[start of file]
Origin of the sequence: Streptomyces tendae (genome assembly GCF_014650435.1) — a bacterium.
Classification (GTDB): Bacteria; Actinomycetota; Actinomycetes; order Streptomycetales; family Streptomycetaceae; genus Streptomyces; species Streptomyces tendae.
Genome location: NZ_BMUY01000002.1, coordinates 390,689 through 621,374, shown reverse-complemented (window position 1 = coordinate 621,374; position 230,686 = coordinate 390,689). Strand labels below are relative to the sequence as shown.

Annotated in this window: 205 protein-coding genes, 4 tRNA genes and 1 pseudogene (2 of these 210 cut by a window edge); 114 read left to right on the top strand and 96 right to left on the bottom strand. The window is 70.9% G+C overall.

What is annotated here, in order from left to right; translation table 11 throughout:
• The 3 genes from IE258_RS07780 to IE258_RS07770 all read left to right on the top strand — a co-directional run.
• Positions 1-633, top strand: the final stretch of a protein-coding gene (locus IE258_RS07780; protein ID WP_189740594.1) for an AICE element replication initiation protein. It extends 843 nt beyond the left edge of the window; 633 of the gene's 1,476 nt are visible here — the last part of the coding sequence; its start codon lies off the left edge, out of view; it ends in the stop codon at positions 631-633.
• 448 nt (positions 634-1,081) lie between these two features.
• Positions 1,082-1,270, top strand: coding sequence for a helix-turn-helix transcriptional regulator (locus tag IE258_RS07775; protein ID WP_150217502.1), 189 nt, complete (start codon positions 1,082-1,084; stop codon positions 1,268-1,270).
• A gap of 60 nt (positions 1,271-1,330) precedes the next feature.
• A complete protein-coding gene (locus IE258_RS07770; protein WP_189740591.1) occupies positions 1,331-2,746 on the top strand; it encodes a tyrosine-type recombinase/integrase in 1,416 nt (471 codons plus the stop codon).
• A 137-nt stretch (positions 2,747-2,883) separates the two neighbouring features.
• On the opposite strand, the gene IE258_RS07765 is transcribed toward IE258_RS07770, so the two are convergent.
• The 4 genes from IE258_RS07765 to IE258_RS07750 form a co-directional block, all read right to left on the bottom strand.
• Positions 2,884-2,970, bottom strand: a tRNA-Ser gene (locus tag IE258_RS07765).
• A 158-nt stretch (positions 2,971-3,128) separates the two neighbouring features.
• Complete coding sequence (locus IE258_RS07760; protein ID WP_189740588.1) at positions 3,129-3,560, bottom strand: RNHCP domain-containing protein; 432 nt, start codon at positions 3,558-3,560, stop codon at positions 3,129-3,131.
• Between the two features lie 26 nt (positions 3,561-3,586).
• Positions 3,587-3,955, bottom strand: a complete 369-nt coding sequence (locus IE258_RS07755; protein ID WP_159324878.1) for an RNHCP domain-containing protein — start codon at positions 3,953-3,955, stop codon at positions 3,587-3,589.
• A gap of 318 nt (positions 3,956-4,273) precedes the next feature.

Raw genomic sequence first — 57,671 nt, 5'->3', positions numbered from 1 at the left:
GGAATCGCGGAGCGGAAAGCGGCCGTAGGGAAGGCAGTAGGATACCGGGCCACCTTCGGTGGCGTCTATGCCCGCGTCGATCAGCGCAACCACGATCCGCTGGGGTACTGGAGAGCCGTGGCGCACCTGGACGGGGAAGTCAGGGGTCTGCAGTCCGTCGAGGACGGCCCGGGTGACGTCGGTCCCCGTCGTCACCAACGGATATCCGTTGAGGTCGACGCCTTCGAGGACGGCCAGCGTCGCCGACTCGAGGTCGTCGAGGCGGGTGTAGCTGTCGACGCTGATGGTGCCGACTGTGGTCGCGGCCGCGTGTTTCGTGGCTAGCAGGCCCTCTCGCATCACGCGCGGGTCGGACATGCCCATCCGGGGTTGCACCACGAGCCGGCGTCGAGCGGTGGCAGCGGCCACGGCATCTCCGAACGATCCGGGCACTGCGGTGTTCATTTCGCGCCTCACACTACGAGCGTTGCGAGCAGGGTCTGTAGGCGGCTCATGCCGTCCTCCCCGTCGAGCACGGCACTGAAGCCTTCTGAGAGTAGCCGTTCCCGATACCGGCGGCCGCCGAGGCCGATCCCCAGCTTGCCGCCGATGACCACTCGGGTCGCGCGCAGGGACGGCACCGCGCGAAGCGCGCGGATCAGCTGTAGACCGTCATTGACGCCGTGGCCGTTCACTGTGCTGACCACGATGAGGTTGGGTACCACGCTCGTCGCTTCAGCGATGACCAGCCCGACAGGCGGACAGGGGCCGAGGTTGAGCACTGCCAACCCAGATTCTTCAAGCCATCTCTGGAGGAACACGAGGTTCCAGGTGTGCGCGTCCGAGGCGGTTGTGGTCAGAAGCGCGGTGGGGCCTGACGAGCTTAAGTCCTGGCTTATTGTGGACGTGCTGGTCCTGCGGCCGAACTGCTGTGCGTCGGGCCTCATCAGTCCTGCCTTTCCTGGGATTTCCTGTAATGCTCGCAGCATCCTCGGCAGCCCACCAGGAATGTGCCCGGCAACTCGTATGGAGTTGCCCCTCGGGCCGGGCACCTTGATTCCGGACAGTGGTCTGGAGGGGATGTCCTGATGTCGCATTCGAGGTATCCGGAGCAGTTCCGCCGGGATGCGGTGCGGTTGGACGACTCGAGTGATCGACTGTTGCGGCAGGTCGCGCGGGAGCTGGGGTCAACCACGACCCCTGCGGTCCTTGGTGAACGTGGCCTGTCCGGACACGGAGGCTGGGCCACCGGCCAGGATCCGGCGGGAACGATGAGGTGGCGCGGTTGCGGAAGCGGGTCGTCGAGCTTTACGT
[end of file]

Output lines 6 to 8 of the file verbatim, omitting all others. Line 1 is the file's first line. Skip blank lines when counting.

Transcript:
• The 3 genes from IE258_RS07780 to IE258_RS07770 all read left to right on the top strand — a co-directional run.
• Positions 1-633, top strand: the final stretch of a protein-coding gene (locus IE258_RS07780; protein ID WP_189740594.1) for an AICE element replication initiation protein. It extends 843 nt beyond the left edge of the window; 633 of the gene's 1,476 nt are visible here — the last part of the coding sequence; its start codon lies off the left edge, out of view; it ends in the stop codon at positions 631-633.
• 448 nt (positions 634-1,081) lie between these two features.